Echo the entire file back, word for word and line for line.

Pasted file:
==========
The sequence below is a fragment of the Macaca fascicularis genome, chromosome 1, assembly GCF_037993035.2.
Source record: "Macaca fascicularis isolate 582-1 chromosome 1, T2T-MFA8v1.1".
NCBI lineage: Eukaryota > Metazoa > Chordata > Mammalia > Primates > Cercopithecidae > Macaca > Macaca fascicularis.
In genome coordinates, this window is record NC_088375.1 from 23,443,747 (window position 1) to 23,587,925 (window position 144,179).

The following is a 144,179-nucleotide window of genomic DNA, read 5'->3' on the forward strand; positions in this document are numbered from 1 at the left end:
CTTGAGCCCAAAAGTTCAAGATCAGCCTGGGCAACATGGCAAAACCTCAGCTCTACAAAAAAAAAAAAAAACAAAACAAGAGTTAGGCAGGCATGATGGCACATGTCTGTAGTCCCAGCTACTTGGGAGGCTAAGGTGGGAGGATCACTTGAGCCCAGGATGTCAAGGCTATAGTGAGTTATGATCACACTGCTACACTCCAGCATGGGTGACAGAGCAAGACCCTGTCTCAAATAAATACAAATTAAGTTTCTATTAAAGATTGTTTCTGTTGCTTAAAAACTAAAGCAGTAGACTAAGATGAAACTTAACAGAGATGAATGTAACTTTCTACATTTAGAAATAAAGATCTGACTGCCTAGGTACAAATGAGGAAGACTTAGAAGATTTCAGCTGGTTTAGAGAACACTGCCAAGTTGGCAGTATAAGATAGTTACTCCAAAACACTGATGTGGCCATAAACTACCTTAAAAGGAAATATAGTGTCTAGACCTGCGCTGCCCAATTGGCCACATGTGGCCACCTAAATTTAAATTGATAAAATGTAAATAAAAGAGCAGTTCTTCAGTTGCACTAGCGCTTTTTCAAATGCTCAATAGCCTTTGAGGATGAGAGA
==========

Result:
The sequence below is a fragment of the Macaca fascicularis genome, chromosome 1, assembly GCF_037993035.2.
Source record: "Macaca fascicularis isolate 582-1 chromosome 1, T2T-MFA8v1.1".
NCBI lineage: Eukaryota > Metazoa > Chordata > Mammalia > Primates > Cercopithecidae > Macaca > Macaca fascicularis.
In genome coordinates, this window is record NC_088375.1 from 23,443,747 (window position 1) to 23,587,925 (window position 144,179).

The following is a 144,179-nucleotide window of genomic DNA, read 5'->3' on the forward strand; positions in this document are numbered from 1 at the left end:
CTTGAGCCCAAAAGTTCAAGATCAGCCTGGGCAACATGGCAAAACCTCAGCTCTACAAAAAAAAAAAAAAACAAAACAAGAGTTAGGCAGGCATGATGGCACATGTCTGTAGTCCCAGCTACTTGGGAGGCTAAGGTGGGAGGATCACTTGAGCCCAGGATGTCAAGGCTATAGTGAGTTATGATCACACTGCTACACTCCAGCATGGGTGACAGAGCAAGACCCTGTCTCAAATAAATACAAATTAAGTTTCTATTAAAGATTGTTTCTGTTGCTTAAAAACTAAAGCAGTAGACTAAGATGAAACTTAACAGAGATGAATGTAACTTTCTACATTTAGAAATAAAGATCTGACTGCCTAGGTACAAATGAGGAAGACTTAGAAGATTTCAGCTGGTTTAGAGAACACTGCCAAGTTGGCAGTATAAGATAGTTACTCCAAAACACTGATGTGGCCATAAACTACCTTAAAAGGAAATATAGTGTCTAGACCTGCGCTGCCCAATTGGCCACATGTGGCCACCTAAATTTAAATTGATAAAATGTAAATAAAAGAGCAGTTCTTCAGTTGCACTAGCGCTTTTTCAAATGCTCAATAGCCTTTGAGGATGAGAGA